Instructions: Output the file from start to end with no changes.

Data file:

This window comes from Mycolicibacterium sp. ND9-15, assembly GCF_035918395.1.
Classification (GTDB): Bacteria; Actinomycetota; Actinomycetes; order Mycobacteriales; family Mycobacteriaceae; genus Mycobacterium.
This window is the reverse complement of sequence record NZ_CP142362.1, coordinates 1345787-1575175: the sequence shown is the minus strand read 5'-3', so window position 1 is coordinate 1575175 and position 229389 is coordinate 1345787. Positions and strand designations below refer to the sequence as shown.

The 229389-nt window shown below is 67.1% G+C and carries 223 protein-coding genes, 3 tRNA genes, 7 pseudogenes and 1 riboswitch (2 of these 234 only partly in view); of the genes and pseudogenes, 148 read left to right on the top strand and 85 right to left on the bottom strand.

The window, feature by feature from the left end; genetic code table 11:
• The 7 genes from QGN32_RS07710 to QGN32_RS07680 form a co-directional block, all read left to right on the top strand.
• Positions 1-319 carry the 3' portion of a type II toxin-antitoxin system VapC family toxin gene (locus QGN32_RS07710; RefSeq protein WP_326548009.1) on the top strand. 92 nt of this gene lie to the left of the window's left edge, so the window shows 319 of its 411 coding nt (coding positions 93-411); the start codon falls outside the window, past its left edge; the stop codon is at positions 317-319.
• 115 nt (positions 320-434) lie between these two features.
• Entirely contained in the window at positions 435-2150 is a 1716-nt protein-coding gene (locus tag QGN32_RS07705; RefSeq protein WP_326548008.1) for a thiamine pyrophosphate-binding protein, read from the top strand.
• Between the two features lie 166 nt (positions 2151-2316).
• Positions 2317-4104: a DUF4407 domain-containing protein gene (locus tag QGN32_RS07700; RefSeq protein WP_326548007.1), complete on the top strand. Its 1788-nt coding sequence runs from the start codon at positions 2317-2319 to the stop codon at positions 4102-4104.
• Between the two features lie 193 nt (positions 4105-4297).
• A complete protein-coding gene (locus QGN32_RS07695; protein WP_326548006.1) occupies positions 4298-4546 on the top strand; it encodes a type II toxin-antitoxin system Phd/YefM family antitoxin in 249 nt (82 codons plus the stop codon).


This window comes from Mycolicibacterium sp. ND9-15, assembly GCF_035918395.1.
Classification (GTDB): Bacteria; Actinomycetota; Actinomycetes; order Mycobacteriales; family Mycobacteriaceae; genus Mycobacterium.
This window is the reverse complement of sequence record NZ_CP142362.1, coordinates 1345787-1575175: the sequence shown is the minus strand read 5'-3', so window position 1 is coordinate 1575175 and position 229389 is coordinate 1345787. Positions and strand designations below refer to the sequence as shown.

The 229389-nt window shown below is 67.1% G+C and carries 223 protein-coding genes, 3 tRNA genes, 7 pseudogenes and 1 riboswitch (2 of these 234 only partly in view); of the genes and pseudogenes, 148 read left to right on the top strand and 85 right to left on the bottom strand.

The window, feature by feature from the left end; genetic code table 11:
• The 7 genes from QGN32_RS07710 to QGN32_RS07680 form a co-directional block, all read left to right on the top strand.
• Positions 1-319 carry the 3' portion of a type II toxin-antitoxin system VapC family toxin gene (locus QGN32_RS07710; RefSeq protein WP_326548009.1) on the top strand. 92 nt of this gene lie to the left of the window's left edge, so the window shows 319 of its 411 coding nt (coding positions 93-411); the start codon falls outside the window, past its left edge; the stop codon is at positions 317-319.
• 115 nt (positions 320-434) lie between these two features.
• Entirely contained in the window at positions 435-2150 is a 1716-nt protein-coding gene (locus tag QGN32_RS07705; RefSeq protein WP_326548008.1) for a thiamine pyrophosphate-binding protein, read from the top strand.
• Between the two features lie 166 nt (positions 2151-2316).
• Positions 2317-4104: a DUF4407 domain-containing protein gene (locus tag QGN32_RS07700; RefSeq protein WP_326548007.1), complete on the top strand. Its 1788-nt coding sequence runs from the start codon at positions 2317-2319 to the stop codon at positions 4102-4104.
• Between the two features lie 193 nt (positions 4105-4297).
• A complete protein-coding gene (locus QGN32_RS07695; protein WP_326548006.1) occupies positions 4298-4546 on the top strand; it encodes a type II toxin-antitoxin system Phd/YefM family antitoxin in 249 nt (82 codons plus the stop codon).